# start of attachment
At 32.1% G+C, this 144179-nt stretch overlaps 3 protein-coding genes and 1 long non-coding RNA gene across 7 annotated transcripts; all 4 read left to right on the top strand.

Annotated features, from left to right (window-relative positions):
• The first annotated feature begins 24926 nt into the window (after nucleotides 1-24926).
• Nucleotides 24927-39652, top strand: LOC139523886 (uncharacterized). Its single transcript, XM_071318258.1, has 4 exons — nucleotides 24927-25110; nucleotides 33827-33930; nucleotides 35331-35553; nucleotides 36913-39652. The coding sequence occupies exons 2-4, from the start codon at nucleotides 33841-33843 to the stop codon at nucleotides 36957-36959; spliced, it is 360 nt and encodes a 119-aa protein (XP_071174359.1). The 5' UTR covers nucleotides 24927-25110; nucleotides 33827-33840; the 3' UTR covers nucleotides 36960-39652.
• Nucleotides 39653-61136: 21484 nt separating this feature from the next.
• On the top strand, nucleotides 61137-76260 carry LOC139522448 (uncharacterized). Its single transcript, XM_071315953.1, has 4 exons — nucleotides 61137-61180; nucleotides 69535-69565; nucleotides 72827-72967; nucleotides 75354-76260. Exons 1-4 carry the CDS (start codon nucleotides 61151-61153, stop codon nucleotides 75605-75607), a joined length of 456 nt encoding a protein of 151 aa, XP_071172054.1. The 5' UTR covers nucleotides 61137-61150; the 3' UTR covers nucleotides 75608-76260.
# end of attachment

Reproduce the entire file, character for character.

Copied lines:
At 32.1% G+C, this 144179-nt stretch overlaps 3 protein-coding genes and 1 long non-coding RNA gene across 7 annotated transcripts; all 4 read left to right on the top strand.

Annotated features, from left to right (window-relative positions):
• The first annotated feature begins 24926 nt into the window (after nucleotides 1-24926).
• Nucleotides 24927-39652, top strand: LOC139523886 (uncharacterized). Its single transcript, XM_071318258.1, has 4 exons — nucleotides 24927-25110; nucleotides 33827-33930; nucleotides 35331-35553; nucleotides 36913-39652. The coding sequence occupies exons 2-4, from the start codon at nucleotides 33841-33843 to the stop codon at nucleotides 36957-36959; spliced, it is 360 nt and encodes a 119-aa protein (XP_071174359.1). The 5' UTR covers nucleotides 24927-25110; nucleotides 33827-33840; the 3' UTR covers nucleotides 36960-39652.
• Nucleotides 39653-61136: 21484 nt separating this feature from the next.
• On the top strand, nucleotides 61137-76260 carry LOC139522448 (uncharacterized). Its single transcript, XM_071315953.1, has 4 exons — nucleotides 61137-61180; nucleotides 69535-69565; nucleotides 72827-72967; nucleotides 75354-76260. Exons 1-4 carry the CDS (start codon nucleotides 61151-61153, stop codon nucleotides 75605-75607), a joined length of 456 nt encoding a protein of 151 aa, XP_071172054.1. The 5' UTR covers nucleotides 61137-61150; the 3' UTR covers nucleotides 75608-76260.